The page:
I recently began reading The Science of Likability: 27 Studies to Master Charisma, Attract Friends, Captivate People and Take Advantage of Human Psychology by Patrick King. I am always fascinated by what makes people attractive and drawn to someone else. These are areas I’ve struggled with for most of my life, and I take any opportunity I can to learn more about them and more importantly, put the lessons into practice.
In the context of job interviewing, likability cannot be underestimated. If you’ve gotten to the point where you are sitting on the other side of the table (or phone or screen) from a hiring manager, you can rest assured that you meet the basic, on-paper qualifications for the role in question. Your goal now is to win them over. Convince them that you’re the right fit. Get them to like and, more importantly, trust you.
This is why I will be focusing much of Candorfeed’s content on applications from this book and the lessons I draw out of them as they apply to job interviews. The first topic I am going to cover is how to put people in a better mood.
Unlike in the financial markets, the past can certainly be an indicator or a guide to success when you’re looking to hit it off with someone. Let me explain what I mean. Trying to figure out what will make someone like you is too difficult and risky through guesswork. You have no idea if they’ll take to you or not. But what you can do is research what they do like, and in the same manner as Ivan Pavlov with his dog, associate yourself with what makes them happy.1
Now that we know these associations can be constructed, we need to figure out how to apply it in a job interview. There are two ways in which you can bring up things that put the interviewer in a happy mood: 1) in your answers to their questions; and 2) in your questions to them (whenever you ask them). Your best bet is to find these likable moments in the second way, with your questions.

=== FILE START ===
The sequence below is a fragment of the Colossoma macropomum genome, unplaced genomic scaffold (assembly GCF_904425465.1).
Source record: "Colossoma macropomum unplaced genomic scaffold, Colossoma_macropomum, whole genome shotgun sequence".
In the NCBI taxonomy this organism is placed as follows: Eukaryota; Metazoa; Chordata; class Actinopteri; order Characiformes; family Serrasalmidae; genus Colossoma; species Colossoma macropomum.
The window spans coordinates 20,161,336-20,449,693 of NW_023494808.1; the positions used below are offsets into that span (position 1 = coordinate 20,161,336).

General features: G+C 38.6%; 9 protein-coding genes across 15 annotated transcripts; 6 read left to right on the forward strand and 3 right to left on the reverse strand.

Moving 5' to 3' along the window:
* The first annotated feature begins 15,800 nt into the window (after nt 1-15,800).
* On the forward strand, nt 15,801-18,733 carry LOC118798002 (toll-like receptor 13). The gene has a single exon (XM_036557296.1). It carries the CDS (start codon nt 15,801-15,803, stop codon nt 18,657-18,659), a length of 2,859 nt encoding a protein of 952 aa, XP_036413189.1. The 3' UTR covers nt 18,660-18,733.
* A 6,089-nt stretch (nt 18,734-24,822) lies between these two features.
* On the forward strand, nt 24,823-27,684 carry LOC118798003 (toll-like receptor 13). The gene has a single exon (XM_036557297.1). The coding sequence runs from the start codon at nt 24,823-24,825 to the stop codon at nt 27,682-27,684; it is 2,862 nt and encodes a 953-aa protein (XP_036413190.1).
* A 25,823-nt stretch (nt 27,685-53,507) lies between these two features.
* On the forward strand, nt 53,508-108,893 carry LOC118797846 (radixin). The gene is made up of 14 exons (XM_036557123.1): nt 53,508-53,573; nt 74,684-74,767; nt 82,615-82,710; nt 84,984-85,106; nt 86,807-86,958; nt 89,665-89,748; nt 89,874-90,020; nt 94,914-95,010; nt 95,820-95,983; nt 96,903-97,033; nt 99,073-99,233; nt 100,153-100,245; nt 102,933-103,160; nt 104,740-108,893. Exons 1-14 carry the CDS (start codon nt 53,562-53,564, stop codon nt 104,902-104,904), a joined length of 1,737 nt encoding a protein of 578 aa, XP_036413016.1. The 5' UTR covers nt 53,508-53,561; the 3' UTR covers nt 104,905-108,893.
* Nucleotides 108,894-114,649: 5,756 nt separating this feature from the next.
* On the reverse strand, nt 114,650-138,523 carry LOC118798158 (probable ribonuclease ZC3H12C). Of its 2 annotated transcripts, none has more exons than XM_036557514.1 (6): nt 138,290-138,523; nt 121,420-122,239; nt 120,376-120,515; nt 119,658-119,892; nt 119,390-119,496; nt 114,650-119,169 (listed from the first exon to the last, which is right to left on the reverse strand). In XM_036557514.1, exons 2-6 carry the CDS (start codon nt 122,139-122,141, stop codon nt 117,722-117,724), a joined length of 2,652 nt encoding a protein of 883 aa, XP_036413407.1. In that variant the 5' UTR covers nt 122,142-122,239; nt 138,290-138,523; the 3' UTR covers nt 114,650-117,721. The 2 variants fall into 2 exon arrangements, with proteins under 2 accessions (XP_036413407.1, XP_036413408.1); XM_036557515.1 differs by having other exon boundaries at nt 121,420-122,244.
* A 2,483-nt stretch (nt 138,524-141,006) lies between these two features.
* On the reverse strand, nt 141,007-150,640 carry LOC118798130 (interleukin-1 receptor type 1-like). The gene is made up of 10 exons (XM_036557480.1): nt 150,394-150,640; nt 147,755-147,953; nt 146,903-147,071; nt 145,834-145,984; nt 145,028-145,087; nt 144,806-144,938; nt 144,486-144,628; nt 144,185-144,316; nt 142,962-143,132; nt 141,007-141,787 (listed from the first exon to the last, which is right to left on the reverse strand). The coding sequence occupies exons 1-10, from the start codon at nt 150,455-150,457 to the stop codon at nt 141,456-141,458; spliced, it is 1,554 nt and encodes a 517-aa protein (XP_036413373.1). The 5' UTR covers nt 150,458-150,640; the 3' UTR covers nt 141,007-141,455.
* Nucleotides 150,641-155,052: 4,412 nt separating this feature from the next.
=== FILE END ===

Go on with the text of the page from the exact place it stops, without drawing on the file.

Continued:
Here is why I believe your questions are the key to likability and your real opportunity to differentiate yourself from other candidates. First, your quest to put your interviewer in a good mood begins before you even walk in the door. Presumably, you have been given the name of your interviewer by HR at least a few days prior to arriving. Check their LinkedIn profile. Really study it. Find out where they’ve been in their work history, what types of things they write about in their job details, what they’ve written in their summary, what recommenders have said about them, what they have said when recommending people. All of this will give insight into what drives them and to what they will respond.
By bringing up things that are important to them, as evidenced by their profile, you’re effectively sending them back to that time and place. Repeat this enough and they will begin to associate not just those experiences with their happiness, but also YOU with their happiness. Just like Pavlov’s experiment, you’ll become the bell to their food!
There is also the approach of asking them to conjure in their own mind what experiences they’ve enjoyed the most with the company. This offers a two-fold benefit. First, you can gauge if you will be fulfilled in the job in question based on how others react to what goes on at the company. If the interviewer talks about a great business deal that he or she just closed and how challenging and rewarding the negotiation process was, you know that if you like negotiations you’re probably going to like the role. Second, as mentioned before, talking about past good experiences will put the interviewer in a good mood and subconsciously regard you favorably when the time comes to making a hiring decision.
One of the interesting parts of asking these questions is that you can interject them at virtually any time during the interview. The interview process is no longer binary where there is a clear separation point between: 1) you answering questions; and 2) you asking questions.2 This will give you an earlier chance to connect with your interviewer, put them in a comfortable mood, and increase your chances of being hired.
Pete Sukits, Candorful Cofounder, June 2018
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1) “What is Classical Conditioning and Why Does it Matter?” https://blogs.scientificamerican.com/thoughtful-animal/what-is-classical-conditioning-and-why-does-it-matter/
2) “Ten Job Interview Rules You’re Allowed to Break Now” https://www.forbes.com/sites/lizryan/2018/05/19/ten-job-interview-rules-youre-allowed-to-break-now/#210f3a2278e5